We've been paying close attention to the P-P-T-T of coaching lately. Those letters stand for:
They are standard considerations in sports psychology, applied to both preparation for competition and to assessment of obstacles to performance. In paddlesports coaching, they are considered and accommodated for students' long-term paddler development. But it strikes us that they these four elements are also the key to doing no harm.
Physical risks are probably self-evident. Good coaching requires proper biomechanics to prevent physical injuries. For example, shoulder injuries are among the common physical risks in paddlesports. Emphasizing good posture, torso rotation and the "paddler's box" develops habits that help avoid shoulder injuries.
Psychological risks may not be quite as obvious. But think about the number of people who've confessed that they or someone they know had a bad experience and swore off kayaking forever. Or think about people with phobias and anxieties borne of a past bad experience in the water who won't take any risks because they are terrified of capsizing. Being aware of students' existing anxieties, and being careful not to create new ones, helps them progress.
Technical skills learned well set students up for success. For example, learning effective, efficient ruddering strokes enables a paddler to enjoy surfing waves. Learned incorrectly, they set students up to spend endless hours with a different coach unlearning poor ruddering techniques and learning better ones.
Tactical skills are the strategic use of technical skills in context. Edging the wrong way upon entering an eddy may lead to capsize regardless of the student's ability to edge. It's a matter of timing and appropriate application of technique. Again, doing no harm means coaching these skills correctly the first time around to help students avoid frustration and failure.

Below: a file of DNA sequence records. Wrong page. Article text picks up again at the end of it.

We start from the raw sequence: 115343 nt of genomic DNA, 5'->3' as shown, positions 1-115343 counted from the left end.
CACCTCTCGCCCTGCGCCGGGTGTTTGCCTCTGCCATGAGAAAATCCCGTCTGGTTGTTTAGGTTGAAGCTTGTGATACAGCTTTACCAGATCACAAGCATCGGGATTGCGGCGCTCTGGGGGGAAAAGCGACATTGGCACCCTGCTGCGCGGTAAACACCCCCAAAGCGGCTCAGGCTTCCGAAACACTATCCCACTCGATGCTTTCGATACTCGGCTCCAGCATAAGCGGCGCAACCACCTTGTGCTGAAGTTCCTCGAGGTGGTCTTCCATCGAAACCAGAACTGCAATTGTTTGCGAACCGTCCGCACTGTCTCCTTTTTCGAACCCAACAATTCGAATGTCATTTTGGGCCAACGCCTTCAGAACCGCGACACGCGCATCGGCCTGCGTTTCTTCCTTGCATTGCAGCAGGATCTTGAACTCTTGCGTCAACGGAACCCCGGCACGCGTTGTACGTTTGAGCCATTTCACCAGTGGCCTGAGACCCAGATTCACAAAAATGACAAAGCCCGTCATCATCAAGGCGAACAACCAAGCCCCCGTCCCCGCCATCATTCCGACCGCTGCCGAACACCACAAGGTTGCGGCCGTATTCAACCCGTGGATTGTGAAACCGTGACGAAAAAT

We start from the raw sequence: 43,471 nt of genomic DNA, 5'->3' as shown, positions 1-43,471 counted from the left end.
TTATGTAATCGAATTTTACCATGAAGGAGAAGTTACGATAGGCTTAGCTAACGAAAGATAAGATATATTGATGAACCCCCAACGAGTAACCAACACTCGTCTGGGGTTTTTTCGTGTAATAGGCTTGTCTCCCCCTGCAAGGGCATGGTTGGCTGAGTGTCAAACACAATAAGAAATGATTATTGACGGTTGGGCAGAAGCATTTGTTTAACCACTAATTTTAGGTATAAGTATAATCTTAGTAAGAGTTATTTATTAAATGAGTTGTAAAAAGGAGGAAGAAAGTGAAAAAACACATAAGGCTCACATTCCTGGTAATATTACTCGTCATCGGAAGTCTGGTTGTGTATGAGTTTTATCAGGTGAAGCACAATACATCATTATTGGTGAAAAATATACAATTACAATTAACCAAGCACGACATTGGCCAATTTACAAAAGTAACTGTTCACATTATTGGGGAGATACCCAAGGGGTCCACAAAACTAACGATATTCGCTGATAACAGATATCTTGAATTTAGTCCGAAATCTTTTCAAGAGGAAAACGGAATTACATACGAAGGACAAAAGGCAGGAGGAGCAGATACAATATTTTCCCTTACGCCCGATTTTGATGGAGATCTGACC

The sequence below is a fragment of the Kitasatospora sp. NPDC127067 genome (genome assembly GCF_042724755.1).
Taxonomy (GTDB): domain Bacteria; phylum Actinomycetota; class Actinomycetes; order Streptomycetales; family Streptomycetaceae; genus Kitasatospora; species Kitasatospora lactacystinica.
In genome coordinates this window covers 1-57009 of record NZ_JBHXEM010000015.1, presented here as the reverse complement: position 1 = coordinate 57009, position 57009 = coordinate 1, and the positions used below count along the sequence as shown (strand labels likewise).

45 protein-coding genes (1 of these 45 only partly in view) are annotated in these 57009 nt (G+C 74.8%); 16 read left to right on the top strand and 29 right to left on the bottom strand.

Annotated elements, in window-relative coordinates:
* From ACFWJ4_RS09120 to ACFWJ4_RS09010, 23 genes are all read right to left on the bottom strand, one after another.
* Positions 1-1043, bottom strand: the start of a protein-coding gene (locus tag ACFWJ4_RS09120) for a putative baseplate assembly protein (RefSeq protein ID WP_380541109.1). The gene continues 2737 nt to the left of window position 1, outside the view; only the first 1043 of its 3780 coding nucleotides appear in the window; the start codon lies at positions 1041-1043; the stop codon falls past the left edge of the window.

All four of these are intertwined; to focus on any one of them in isolation is to miss the bigger picture of coaching the whole student. When we worked at Body Boat Blade this past summer, Shawna and Leon reminded us to incorporate P-P-T-T into every lesson plan. We continue to focus on each of these elements every time we plan a course or session, or evaluate our students' progress--not only because doing so will help them progress, but because failing to do so can actually harm them.
|Learning to paddle in an intimidating environment requires attention to physical, psychological, technical and tactical factors--and doing so makes it fun, not stressful.|
* For the classical scholars among you, we realize that the phrase "First, do no harm" does not actually appear in the Hippocratic Oath itself, but rather is how that oath has been popularized. It's just so much catchier than, "I will follow that system of regimen which, according to my ability and judgment, I consider for the benefit of my patients, and abstain from whatever is deleterious and mischievous."